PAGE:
If you’re on twitter, then there is a lot of data that you provide to them, based on the tweets you write, the tweets you like and retweet, and the ones you read and share as well.

All this data leads to twitter doing some analysis of your activity and giving you some “interests”… here’s the top of my list:

The start of my list of automatically generated “interests” on Twitter

I didn’t create this list. Twitter did. If you want to see what interests twitter thinks you are interested in, then click here for your twitter interests lists.

If you’re anything like me, it’ll have a range of things on…

When building a complex system, it’s often really hard to hold all the elements of that system in your head. Then things get added to it, and added to it, and after a while, the application is too much for one person to understand except in the broad and abstract “it does this”.

The biggest serverless systems I have seen and the ones I’ve built seem to exhibit this behaviour more quickly. It’s not that there is more complexity in the overall system, but that the pieces are simply less coupled, less connected, and this is by design. …

I like lots of different sports and I don’t think tech takes enough notice of the nuances of how top sports teams are run. Tech teams could learn a thing or two.

You’ll see where this is going. Stick with it.

A bit about me… and purple lycra… and gymnastics

I grew up playing lots of different sports when I was a kid in the back garden and on the field over the road from our house with my two older brothers and with my friends. Football (soccer for you transatlantic readers) and cricket were our two big games, although the three of us had different talents.

My talent…

I’ve spent most of this year avoiding talking about serverless as can be seen from previous blog posts such as Serverless is Doctrine, not a Technology and Cloud 2.0 is no longer King — Serverless has dethroned it. Discussions on various networks have tended to descend into discussions around the compute aspects of FaaS.

Not only that, but I’ve tried to stay out of discussions, because it feels like too many big companies and marketing budgets are trying to “own” the word, to ensure that their technology is part of the movement. …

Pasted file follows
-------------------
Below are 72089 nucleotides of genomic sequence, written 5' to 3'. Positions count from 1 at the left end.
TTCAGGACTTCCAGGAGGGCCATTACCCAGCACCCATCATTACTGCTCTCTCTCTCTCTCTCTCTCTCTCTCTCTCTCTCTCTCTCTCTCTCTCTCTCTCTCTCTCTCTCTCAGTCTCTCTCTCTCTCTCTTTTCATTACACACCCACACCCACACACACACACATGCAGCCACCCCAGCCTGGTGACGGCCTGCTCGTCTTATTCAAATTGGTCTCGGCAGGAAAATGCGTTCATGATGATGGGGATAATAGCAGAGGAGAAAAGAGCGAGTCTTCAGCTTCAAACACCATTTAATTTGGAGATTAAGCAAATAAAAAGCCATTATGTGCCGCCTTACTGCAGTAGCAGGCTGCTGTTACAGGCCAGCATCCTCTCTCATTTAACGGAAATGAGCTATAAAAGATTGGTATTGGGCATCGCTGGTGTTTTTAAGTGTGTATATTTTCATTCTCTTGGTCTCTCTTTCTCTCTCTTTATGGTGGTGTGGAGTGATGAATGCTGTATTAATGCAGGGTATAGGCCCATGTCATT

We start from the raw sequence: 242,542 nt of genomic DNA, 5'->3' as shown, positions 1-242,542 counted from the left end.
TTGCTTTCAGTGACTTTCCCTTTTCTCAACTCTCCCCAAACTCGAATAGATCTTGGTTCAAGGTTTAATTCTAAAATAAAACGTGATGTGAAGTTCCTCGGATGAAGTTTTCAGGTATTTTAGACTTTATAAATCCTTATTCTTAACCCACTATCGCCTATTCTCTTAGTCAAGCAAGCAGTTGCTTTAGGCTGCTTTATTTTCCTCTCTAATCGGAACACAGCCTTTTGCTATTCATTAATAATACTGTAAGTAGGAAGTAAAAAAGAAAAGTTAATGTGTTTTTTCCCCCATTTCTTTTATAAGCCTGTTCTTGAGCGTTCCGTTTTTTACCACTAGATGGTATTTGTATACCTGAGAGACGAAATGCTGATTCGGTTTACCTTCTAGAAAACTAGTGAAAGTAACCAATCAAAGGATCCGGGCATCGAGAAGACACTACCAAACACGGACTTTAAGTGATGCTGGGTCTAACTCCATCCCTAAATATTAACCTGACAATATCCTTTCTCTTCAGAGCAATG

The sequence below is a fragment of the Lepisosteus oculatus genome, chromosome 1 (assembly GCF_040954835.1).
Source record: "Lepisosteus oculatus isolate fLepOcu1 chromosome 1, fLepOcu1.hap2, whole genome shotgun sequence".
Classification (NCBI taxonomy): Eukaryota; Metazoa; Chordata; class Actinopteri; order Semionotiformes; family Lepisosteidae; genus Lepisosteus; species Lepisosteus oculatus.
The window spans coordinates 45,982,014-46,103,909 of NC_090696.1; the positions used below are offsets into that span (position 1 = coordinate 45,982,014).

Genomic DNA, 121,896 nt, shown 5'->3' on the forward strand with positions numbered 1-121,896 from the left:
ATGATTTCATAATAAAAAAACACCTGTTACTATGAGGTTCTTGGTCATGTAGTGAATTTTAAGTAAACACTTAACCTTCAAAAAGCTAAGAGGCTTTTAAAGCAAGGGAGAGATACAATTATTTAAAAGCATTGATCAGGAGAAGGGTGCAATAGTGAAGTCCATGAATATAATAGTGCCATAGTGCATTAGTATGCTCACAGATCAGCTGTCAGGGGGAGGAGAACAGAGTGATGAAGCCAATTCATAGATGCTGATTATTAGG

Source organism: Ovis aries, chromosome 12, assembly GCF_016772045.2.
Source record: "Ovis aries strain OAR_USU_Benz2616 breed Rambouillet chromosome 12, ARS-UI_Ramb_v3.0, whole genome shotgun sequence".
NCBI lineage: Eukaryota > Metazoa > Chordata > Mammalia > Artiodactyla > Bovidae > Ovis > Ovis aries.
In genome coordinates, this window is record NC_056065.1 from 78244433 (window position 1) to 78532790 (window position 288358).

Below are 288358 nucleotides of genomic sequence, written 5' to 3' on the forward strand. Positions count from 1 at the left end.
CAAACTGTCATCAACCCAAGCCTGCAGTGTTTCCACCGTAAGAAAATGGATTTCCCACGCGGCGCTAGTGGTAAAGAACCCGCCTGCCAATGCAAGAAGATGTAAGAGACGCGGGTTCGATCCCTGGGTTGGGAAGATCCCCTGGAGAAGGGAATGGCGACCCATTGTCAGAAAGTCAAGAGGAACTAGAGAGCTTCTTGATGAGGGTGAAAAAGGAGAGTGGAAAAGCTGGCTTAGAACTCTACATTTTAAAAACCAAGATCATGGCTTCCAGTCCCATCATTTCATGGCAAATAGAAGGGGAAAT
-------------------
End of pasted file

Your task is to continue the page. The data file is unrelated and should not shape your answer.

Yesterday, Chef made a decision.


The decision is the same as many tech companies and especially US companies make: to abdicate responsibility for how the product of a company is used.

The response was prompted by a former Chef employee removing a number of Ruby Gems from Chef impacting production systems.

This response also came on the day before Amazon, Google, Microsoft, Facebook, Twitter and many other tech company employees decided to walk out in solidarity with the School Climate Strikers in the global #ClimateStrike, Chef decided to tell the world that any US Government department can use their…

Being human is not always easy

I have many conversations with people in tech who want to know how to get involved in the Climate Change fight. The first instinct of people in tech is to want to build a website or app because that’s what they know… so here’s my response.

A bit of background

I’ve spent the last year or so getting much more involved in activism around the tech world and the Climate Crisis. I’ve spoken at QCon London on the Risk of Climate Change and What Tech Can Do with a Climatologist, Jason Box, which was one of the highlights of my career to date. I’ve…

Last week, AWS announced Amazon EventBridge which is, in my view, the most important announcement in serverless since the release of AWS Lambda in 2014.

We were lucky enough to have the amazing Chris Munns give us a talk on EventBridge at ServerlessDays London just after the announcement, and I sat there with a huge smile on my face while he was giving the talk, because I could see how big it was.

EventBridge may not seem that important, if you look from the outside, but it has a huge significance when it comes to building serverless applications. In essence…

I have spent the last few years in the serverless community trying to figure out how to help other people understand what it means to “go serverless”. For me in recent months talking about serverless has been an attempt to avoid talking about technologies and try to start talking about the business value of the approach. I’ve even written blogs about some of this:

One of the things I’ve noticed is that my own thinking has shifted over the past years in various different ways. I am less interested now in specific technology choices, and more interested in the strategic…

When the first tutorials started to come out using AWS Lambda and API Gateway, back in 2015, it was unsurprising to find that they focussed largely on replicating the microservice. However, it became increasingly clear to those that used AWS Lambda at scale and over time that there were significant limits to the microservices approach with AWS Lambda… at least there were limits as to how most people thought that microservices should be built.

Let’s talk about the “why” of microservices

Microservices exist primarily because of frustration with monolithic applications. A monolith is simply an application where all the logic is put into the same logical codebase.

Paul Johnston

ServerlessDays CoFounder (Jeff), ex AWS Serverless Snr DA, experienced CTO/Interim, Startups, Entrepreneur, Techie, Geek and Christian

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